Until I started working at Starbucks, I managed to hike about once a month… sometimes more.  That eighteen months at Starbucks deprived me of a lot of hiking time, since I worked weekends and hiking weekdays was frequently impossible or too problematic to consider.  While a regular work week produces its own issues, at least it means I’m free on weekends.

Today Ms. K and I found out that Duvall has TWO roads named Cherry Creek Road, although one has a crucial “NE” at the beginning.  Both roads happen to take a steep turn off the highway, but the main differences are that one is poorly signed and leads to nothing, while the other has several clearly marked crossroads and takes one directly to a very nice trail that heads out to a very pretty waterfall.  The correct Cherry Creek Road was also the route for some kind of bicycle marathon.  Lots of bicyclists out in Duvall today.

The salmonberries are getting ripe.


I had hoped we would see more wildflowers, and we might have been at too low an altitude and too early in the season for a lot of variety, but we did see buttercups and vergissmeinnicht:


Buttercups are a kind of ranunculus, but I’ve only met one person who found that information as interesting as I do, or rather, who even knew what I was talking about.

The theme of the day seemed to be misdirection, because after nearly getting lost when trying to find the trail, the trail itself was primarily an old logging road which forked off several times.  In fact, toward the end (and after paying not enough attention to our directions) we almost missed the turn-off to the falls.  If only we’d noticed this:


Well, okay, maybe that was placed after we passed the spot.  We headed right, then left, then went back, and found ourselves in a loop before figuring out which direction would take us where we wanted to go, which was here:


Well, I thought that picture wasn’t so blurry when I took it.  The waterfall spills into a small pool, and it was possible to get down to the banks of that pool by heading to the right, but we decided to head to the left and do a little balancing on fallen trees to make it to a flat rock at the top of the falls.  We considered having lunch there, but decided that other hikers might want pictures of the waterfall, and we shouldn’t spoil the view.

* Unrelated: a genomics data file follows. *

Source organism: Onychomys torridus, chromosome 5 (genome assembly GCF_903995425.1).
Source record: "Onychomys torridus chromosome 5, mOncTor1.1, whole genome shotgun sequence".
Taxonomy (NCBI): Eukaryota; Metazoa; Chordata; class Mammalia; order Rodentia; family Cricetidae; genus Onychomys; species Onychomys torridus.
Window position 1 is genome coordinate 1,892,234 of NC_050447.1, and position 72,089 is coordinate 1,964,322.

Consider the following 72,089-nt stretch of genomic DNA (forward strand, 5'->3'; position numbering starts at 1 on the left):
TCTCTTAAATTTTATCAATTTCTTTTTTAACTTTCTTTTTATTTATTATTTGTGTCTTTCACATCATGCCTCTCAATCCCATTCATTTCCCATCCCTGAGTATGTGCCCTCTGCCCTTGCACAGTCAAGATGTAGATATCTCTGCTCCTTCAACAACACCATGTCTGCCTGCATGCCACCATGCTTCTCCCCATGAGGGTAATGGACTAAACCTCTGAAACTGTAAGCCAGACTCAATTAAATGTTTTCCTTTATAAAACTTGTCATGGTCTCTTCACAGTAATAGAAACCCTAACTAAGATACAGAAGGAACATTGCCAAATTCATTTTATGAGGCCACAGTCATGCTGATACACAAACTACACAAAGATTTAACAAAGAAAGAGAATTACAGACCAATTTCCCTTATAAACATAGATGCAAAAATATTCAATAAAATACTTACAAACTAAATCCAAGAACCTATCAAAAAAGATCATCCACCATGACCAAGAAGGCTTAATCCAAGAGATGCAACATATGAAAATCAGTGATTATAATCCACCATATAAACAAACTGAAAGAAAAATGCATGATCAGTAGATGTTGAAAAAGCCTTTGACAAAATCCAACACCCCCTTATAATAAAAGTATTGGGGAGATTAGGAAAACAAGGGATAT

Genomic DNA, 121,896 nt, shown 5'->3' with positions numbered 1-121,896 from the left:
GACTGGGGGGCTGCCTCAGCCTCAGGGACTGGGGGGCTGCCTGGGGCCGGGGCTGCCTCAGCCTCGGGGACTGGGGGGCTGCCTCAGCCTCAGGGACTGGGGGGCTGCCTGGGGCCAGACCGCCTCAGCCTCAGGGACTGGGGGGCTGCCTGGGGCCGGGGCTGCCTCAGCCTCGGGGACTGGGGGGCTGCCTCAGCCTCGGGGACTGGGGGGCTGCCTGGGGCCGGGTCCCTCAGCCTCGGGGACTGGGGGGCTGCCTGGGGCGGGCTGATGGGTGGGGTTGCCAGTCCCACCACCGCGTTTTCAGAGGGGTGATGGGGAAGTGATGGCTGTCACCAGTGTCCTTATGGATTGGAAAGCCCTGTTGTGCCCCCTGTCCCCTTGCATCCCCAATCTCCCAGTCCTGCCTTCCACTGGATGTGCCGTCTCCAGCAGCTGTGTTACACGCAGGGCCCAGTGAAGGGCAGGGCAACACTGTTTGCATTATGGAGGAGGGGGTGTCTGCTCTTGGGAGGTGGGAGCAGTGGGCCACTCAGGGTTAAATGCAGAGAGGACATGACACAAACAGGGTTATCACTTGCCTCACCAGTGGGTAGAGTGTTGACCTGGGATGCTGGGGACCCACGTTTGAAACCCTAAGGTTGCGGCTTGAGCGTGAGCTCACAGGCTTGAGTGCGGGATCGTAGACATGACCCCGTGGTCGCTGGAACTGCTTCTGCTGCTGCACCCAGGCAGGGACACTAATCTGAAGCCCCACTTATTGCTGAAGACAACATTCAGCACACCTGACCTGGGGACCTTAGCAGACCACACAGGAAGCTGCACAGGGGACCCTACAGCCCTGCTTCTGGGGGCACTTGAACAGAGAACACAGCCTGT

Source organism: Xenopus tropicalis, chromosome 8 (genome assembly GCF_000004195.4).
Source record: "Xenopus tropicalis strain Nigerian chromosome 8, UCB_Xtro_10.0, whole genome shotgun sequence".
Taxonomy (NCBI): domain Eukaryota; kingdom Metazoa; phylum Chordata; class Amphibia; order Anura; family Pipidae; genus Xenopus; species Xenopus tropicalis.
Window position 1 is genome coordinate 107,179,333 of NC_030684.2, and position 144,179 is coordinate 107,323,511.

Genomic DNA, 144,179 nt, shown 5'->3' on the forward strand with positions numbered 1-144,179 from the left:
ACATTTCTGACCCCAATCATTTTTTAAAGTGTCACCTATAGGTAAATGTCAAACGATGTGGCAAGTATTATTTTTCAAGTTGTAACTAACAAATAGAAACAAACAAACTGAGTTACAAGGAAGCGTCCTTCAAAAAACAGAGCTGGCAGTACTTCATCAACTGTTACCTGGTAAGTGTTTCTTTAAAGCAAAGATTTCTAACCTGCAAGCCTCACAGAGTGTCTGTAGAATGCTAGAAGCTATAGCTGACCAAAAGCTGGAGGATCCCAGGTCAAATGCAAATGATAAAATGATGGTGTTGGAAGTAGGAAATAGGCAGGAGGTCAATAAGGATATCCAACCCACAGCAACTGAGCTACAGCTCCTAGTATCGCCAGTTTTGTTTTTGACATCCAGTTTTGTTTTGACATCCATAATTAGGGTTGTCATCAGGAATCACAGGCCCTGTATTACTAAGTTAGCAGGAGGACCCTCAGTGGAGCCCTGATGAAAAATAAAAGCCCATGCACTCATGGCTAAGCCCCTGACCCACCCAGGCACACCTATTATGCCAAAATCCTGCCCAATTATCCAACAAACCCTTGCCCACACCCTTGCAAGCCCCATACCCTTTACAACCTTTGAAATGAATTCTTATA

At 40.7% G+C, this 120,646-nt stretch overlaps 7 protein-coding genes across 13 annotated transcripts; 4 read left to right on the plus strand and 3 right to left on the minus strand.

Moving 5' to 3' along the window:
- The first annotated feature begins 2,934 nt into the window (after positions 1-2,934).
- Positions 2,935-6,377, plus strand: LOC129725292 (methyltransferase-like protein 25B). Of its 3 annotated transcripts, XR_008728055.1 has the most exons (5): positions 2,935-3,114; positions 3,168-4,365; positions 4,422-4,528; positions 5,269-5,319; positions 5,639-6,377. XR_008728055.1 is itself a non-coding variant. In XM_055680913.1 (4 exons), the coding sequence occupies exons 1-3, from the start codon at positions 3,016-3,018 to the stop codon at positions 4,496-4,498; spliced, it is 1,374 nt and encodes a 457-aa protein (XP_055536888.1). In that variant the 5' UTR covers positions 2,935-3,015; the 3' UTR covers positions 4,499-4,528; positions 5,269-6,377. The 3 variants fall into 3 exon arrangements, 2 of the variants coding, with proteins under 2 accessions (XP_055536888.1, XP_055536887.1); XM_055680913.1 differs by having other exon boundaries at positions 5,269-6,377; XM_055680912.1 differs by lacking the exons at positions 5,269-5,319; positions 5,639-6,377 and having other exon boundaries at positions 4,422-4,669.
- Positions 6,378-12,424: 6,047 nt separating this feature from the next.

K and I are both of the opinion that there is no such thing as “hiking season”.  It’s all hiking, all the time.  The important thing is to have the right clothes.  Layers are important, as are a water-proof jacket and wool socks.  As much as I enjoy the challenge of winter hiking, it was awfully nice to be out in the sunshine.  I think I got a tan.  Or maybe I just got some more freckles.

The entire walk today was about 5 miles over relatively level ground, so it wasn’t too strenuous, which is also nice sometimes.


 Okay… also thought that picture wasn’t so blurry.  I’m still leaving it.

On the way home, I was torn between finding coffee and finding bubble tea.  However, I was completely distracted from a quest for beverages when we saw a sign advertising raw milk.  I’ve been wanting to try raw milk for ages now, so we stopped, bought a lovely half gallon of whole milk and a quart of raw blackberry honey.  SCORE.

Hush, hush, darlin’

Oh.  Well, hello there, Blog.  I guess I’m serious about not sleeping tonight.   I went to bed late, after hanging out with work friends for my last night at Starbucks, and woke up at 3.  Usually, when I wake up like this, I lay in bed and try to rest but this morning I got up and painted my nails and read some in the books that Trever gave me as a going-away gift.  I went back to bed, but I’m still not sleeping, so forget it.  I’ll catch up later.